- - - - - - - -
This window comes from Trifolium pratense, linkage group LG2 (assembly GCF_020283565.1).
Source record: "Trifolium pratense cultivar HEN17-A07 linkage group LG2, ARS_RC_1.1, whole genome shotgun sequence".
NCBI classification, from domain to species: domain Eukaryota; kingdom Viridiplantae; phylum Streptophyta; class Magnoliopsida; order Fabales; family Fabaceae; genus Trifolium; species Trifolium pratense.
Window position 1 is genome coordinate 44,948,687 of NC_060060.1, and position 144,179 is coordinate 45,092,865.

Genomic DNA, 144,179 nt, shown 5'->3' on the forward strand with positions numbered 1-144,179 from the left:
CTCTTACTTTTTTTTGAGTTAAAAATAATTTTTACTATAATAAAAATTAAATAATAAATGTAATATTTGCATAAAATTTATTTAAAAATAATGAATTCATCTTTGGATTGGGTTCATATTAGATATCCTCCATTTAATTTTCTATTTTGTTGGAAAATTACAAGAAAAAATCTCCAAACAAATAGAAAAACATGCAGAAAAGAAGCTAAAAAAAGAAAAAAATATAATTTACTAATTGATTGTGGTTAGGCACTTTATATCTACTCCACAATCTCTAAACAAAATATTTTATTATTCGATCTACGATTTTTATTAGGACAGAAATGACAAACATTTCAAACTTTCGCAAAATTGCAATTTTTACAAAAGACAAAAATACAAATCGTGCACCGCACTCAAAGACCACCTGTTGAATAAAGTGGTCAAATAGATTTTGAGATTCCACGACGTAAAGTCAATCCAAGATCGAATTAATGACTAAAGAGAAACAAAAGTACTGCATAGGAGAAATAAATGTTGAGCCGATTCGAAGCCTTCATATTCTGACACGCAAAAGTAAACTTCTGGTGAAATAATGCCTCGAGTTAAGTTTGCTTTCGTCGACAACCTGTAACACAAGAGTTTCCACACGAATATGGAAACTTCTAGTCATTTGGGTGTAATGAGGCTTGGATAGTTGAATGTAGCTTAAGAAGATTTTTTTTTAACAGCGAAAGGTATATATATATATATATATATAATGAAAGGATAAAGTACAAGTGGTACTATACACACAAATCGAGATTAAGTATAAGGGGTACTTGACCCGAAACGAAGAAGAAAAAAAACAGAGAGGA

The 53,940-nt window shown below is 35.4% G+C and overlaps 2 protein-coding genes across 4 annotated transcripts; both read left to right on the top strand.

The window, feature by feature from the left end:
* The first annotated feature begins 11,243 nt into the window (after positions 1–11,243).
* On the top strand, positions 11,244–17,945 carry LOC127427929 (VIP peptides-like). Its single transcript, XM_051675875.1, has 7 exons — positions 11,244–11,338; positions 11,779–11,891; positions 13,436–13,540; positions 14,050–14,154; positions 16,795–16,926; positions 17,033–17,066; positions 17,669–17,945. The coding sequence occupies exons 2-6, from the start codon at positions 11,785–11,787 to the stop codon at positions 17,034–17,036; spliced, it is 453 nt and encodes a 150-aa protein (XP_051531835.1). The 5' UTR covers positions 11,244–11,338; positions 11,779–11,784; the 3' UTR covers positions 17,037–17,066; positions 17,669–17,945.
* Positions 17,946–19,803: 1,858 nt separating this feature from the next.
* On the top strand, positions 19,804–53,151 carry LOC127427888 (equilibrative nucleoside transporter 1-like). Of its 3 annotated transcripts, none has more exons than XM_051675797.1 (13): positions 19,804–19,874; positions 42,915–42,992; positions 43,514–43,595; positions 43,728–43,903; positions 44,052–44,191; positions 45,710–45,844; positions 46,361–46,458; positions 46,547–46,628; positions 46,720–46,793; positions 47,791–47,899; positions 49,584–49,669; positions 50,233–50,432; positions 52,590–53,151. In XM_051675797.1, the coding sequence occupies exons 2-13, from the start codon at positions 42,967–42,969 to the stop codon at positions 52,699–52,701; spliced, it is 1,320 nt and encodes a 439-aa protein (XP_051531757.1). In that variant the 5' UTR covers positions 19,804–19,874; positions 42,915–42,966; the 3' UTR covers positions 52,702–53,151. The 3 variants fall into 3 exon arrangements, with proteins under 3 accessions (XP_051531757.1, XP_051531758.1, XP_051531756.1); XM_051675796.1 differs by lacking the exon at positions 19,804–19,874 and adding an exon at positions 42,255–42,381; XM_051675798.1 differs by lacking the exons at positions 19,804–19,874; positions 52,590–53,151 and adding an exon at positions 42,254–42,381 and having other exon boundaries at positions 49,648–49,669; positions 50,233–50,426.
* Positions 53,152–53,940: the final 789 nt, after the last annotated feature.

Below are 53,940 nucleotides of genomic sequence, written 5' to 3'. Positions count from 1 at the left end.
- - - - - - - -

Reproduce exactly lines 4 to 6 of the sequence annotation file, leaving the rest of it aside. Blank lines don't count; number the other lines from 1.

Window position 1 is genome coordinate 44,948,687 of NC_060060.1, and position 144,179 is coordinate 45,092,865.

Genomic DNA, 144,179 nt, shown 5'->3' on the forward strand with positions numbered 1-144,179 from the left:
CTCTTACTTTTTTTTGAGTTAAAAATAATTTTTACTATAATAAAAATTAAATAATAAATGTAATATTTGCATAAAATTTATTTAAAAATAATGAATTCATCTTTGGATTGGGTTCATATTAGATATCCTCCATTTAATTTTCTATTTTGTTGGAAAATTACAAGAAAAAATCTCCAAACAAATAGAAAAACATGCAGAAAAGAAGCTAAAAAAAGAAAAAAATATAATTTACTAATTGATTGTGGTTAGGCACTTTATATCTACTCCACAATCTCTAAACAAAATATTTTATTATTCGATCTACGATTTTTATTAGGACAGAAATGACAAACATTTCAAACTTTCGCAAAATTGCAATTTTTACAAAAGACAAAAATACAAATCGTGCACCGCACTCAAAGACCACCTGTTGAATAAAGTGGTCAAATAGATTTTGAGATTCCACGACGTAAAGTCAATCCAAGATCGAATTAATGACTAAAGAGAAACAAAAGTACTGCATAGGAGAAATAAATGTTGAGCCGATTCGAAGCCTTCATATTCTGACACGCAAAAGTAAACTTCTGGTGAAATAATGCCTCGAGTTAAGTTTGCTTTCGTCGACAACCTGTAACACAAGAGTTTCCACACGAATATGGAAACTTCTAGTCATTTGGGTGTAATGAGGCTTGGATAGTTGAATGTAGCTTAAGAAGATTTTTTTTTAACAGCGAAAGGTATATATATATATATATATATAATGAAAGGATAAAGTACAAGTGGTACTATACACACAAATCGAGATTAAGTATAAGGGGTACTTGACCCGAAACGAAGAAGAAAAAAAACAGAGAGGA